Every year the EPO runs a major competition to identify and reward the most outstanding inventors, both in Europe and beyond. I have had the privilege of being on the jury for a second year. Reading the submissions truly is an uplifting experience.
I have experienced patent enforcement litigation in the USA too. It strikes me as crazy that a minnow like me (and every other private inventor) should be subjected to the same legal process as mammoth global corporations. But, turn this view on its head and it becomes more palatable: Minnows like me have access to the same justice system as the giants.
My advice to other mums wanting to combine motherhood with a new business idea.
Starting a business is going to be tough. It’s going to involve a lot of juggling and compromise. You will probably feel pretty stressed out. On the other hand, it will take you into the world of grownups again, provide stimulating balance to your life, be intellectually and, hopefully, financially rewarding. So, first of all, ask yourself if you really, REALLY want to do this? If the answer is passionately ‘Yes’ – then read on.
1. Check your proposed product or service fulfils a need that can’t be met in a cheaper way – otherwise no one will buy it.
2. Invest in a babysitter for the day and visit the Business and IP Centre at the British Library. They will guide you through the whole process and equip you with all necessary skills, including searching their incredibly useful data bases www.bl.uk/bipc/
3. If you are creating something original, look at the UK Intellectual Property office website to see what intellectual property rights can be used to protect it www.ipo.gov.uk If you need a patent, don’t skimp and try to write it yourself – it’s a job for professionals. Go to www.cipa.org.uk
4. Women frequently have difficulty in talking themselves ‘up’. Even if we are brilliant at doing something, we tend to say’ I’m quite good at…’ So, believe in yourself. Go to these websites for truly female inspiration, motivation and encouragement go to www.moretolifethanshoes.com and also, www.shesingenious.org
5. Finally, make sure that you have the support of your family and friends.
6. Go for it!
And never doubt your ability to succeed....
Mandy Haberman is a successful entrepreneur and inventor. She invented the Anywayup® cup, the first non-spill cup, in the early Nineties. The cup has had phenomenal worldwide success selling millions of units a year.
Mandy has won many prestigious awards for her innovative inventions and was recognized by HM Queen Elizabeth as a ‘Pioneer to the Life of the Nation’ in 2003.
12 Dec 2011
As an inventor, I know just how important it is to protect your intellectual property. I made my fortune from patents that I took out in the 1990's, using them to protect the technology that made my invention, the Anywayup® cup, unique.
It hasn’t been easy; I had to fight a “David and Goliath” legal battle to enforce my rights against a major corporation who copied my idea. But my patents were strong and I won. If nothing else, this really emphasises how essential it is to protect your IP. Without patents I would have been powerless and penniless.
No matter what profession you are in, you need to ensure that your originality is safeguarded.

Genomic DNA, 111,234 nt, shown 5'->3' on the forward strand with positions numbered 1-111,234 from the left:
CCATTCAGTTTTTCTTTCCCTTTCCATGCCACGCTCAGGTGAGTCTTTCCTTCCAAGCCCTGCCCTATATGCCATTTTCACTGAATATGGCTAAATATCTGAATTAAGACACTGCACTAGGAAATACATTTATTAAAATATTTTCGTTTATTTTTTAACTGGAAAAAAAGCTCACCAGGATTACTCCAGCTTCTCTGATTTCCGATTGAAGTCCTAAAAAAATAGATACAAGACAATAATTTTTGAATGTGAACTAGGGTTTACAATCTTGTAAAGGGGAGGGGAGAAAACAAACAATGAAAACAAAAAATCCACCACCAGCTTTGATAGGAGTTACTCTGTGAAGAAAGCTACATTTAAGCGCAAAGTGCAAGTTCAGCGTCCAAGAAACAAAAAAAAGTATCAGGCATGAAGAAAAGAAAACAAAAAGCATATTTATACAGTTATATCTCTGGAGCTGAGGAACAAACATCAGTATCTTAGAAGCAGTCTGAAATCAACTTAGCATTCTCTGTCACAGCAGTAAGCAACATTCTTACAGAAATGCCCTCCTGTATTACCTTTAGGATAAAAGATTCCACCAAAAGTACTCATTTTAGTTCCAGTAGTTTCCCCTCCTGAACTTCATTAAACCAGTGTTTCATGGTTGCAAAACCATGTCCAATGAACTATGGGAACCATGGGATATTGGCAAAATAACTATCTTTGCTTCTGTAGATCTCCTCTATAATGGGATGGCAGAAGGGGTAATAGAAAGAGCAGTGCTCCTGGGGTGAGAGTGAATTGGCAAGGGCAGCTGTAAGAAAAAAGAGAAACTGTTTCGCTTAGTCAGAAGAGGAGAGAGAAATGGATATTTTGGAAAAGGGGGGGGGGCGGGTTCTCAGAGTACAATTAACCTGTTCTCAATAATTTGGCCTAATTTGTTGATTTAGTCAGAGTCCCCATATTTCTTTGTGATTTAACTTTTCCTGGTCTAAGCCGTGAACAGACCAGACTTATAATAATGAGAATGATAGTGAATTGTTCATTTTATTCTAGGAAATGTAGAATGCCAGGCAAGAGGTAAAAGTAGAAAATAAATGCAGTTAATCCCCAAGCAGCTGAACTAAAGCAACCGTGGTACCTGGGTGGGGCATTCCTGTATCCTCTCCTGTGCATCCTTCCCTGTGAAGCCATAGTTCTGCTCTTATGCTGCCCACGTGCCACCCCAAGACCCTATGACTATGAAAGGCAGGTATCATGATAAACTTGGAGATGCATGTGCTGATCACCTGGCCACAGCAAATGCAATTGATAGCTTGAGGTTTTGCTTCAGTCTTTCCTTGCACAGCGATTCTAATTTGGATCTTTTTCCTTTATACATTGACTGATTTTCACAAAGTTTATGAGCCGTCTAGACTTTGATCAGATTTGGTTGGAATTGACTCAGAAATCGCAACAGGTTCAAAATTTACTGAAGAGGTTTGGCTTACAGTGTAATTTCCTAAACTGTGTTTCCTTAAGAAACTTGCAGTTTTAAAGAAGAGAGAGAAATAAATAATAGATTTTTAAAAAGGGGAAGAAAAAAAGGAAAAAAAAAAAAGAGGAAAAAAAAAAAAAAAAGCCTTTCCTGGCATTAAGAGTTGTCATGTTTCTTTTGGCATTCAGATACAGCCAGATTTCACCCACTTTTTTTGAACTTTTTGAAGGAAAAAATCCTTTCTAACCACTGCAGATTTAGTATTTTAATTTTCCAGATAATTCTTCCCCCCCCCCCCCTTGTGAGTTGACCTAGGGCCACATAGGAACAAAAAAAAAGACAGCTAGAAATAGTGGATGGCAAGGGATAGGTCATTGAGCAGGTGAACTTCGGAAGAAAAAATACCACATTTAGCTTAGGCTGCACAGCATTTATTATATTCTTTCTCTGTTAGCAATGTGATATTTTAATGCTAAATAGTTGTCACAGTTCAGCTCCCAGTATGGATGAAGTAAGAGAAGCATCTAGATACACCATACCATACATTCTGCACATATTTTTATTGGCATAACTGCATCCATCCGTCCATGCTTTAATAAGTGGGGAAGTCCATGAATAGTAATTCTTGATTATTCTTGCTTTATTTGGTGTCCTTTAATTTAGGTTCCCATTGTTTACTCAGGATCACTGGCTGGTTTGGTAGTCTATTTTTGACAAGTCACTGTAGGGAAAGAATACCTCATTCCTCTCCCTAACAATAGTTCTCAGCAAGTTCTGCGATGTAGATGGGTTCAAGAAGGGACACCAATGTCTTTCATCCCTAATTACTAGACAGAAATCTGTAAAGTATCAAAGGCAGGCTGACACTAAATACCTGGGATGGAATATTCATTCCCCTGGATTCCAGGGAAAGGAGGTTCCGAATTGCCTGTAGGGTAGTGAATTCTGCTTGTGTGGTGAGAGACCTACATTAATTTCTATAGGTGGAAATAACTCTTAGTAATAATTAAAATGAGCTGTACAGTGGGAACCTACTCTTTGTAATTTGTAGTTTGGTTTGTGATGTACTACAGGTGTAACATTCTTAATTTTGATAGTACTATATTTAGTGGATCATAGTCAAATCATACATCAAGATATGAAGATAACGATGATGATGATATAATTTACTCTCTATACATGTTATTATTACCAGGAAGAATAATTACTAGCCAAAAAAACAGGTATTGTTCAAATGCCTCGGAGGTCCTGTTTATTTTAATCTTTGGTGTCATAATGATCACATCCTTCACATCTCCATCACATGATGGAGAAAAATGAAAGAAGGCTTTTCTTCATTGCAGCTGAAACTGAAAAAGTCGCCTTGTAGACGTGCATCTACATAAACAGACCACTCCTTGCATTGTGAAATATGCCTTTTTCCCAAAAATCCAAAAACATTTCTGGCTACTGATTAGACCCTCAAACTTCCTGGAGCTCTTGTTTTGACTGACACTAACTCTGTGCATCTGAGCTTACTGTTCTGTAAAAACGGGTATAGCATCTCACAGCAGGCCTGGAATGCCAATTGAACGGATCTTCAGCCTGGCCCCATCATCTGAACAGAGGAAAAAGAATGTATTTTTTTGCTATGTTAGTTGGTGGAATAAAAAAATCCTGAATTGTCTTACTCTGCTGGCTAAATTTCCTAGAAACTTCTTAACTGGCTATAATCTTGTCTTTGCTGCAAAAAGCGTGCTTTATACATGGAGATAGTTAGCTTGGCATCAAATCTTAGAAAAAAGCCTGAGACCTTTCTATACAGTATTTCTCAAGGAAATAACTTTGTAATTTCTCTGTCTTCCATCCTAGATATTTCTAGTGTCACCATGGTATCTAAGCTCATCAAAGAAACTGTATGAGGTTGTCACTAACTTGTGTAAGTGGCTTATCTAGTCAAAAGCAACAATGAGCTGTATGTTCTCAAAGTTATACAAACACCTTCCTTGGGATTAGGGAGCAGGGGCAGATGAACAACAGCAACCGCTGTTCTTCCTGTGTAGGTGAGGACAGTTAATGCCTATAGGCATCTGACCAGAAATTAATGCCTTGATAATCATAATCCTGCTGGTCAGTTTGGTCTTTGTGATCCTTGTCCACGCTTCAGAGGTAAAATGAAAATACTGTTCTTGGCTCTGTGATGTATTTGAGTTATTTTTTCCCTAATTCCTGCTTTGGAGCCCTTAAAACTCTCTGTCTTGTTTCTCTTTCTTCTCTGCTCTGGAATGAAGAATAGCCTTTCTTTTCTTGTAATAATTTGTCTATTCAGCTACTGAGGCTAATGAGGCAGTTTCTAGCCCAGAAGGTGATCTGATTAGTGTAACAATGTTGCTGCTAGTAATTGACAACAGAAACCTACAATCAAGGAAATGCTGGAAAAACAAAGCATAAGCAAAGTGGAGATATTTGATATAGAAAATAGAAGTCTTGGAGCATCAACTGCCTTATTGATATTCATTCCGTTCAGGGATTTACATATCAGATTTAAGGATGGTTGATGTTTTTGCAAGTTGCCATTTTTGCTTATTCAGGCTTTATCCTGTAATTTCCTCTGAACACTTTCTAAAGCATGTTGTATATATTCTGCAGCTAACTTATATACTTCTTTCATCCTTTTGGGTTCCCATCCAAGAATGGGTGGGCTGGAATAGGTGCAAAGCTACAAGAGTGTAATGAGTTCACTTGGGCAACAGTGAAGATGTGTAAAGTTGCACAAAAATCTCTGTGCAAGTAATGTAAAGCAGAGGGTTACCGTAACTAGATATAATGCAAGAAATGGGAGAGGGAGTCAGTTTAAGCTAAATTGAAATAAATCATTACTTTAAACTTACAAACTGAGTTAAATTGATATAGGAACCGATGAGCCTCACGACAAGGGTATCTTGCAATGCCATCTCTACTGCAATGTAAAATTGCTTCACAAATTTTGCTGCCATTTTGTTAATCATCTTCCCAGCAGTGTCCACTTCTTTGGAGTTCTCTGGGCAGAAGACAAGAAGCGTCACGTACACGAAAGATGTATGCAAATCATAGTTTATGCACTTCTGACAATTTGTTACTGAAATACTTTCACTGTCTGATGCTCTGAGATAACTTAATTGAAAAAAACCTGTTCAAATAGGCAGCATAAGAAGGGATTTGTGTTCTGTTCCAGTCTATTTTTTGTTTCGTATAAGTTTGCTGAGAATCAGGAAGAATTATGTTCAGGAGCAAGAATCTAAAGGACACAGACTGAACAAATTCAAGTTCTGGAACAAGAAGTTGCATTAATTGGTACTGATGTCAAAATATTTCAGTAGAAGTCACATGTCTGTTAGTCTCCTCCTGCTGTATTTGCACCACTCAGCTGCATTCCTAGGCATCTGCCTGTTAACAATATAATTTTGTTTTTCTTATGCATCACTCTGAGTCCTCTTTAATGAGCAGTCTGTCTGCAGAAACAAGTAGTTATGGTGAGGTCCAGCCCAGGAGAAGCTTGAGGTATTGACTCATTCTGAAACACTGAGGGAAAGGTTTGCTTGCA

To help you understand what is best for your needs, City AM, has published today my advice on how to go about safeguarding your intellectual property from theft.
Click here to read more.
4 Nov 2011
I was a mum with a good idea and total novice in the world of business, intellectual property and law when I began inventing. Against all odds, and with a lot of luck, I made it!
I'm one of the rare success stories of a lone inventor who has made money (actually, quite a lot of money) from my inventions. It has been an interesting journey and I learnt a lot along the way, particularly about the importance of protecting my inventions with Intellectual Property Rights (IPRs).
In the coming weeks I shall be writing more about inventing, including the perils and pitfalls of patents. But to get this month rolling, I shall start by celebrating some November registration anniversaries of memorable IPRs.
Can you believe that Kermit the frog is approaching retirement age and it’s over 30 years since the patent was granted for an artificial heart? The Kermit copyright is probably still making money for his creator, whereas the patent for the artificial heart would have expired and revenues stopped after just 20 years. Doesn't seem quite right, does it? But, such is life.
Here are some more well known creations* that share November Intellectual Property Rights anniversaries.
November 2: 1955 Jim Henson's "Kermit the Frog" the first Muppet was copyright registered.
November 3: 1903 Listerine was trademark registered.
November 6: 1928 Colonel Jacob Schick patented the first electric razor.
November 9: 1842 George Bruce received the first design patent for printing type faces.
November 13: 1979 Robert Jarvik was granted a patent for an artificial heart
November 14: 1973 Patsy Sherman & Samuel Smith obtained a patent for a method for treating carpets known as Scotchguard.
November 15: 1904 Patent #775,134 was granted to King C. Gillette for a safety razor.
November 24: 1874 Patent #157,124 was granted to Joseph Glidden for barbed wire fencing. (Photo: ©://CORPORACT)
November 25: 1975 Robert S. Ledley was granted patent #3,922,522 for "diagnostic X-ray systems" known as the CAT-Scan..
November 26: 1895 Russell Penniman received a patent for a transparent photographic film.
November 27: 1894 Mildred Lord was granted a patent for a washing machine.
If you have an idea for an invention, it's important to check out what's been done before. The Business and IP Centre at the British Library can help you do this.
* as published by About.com.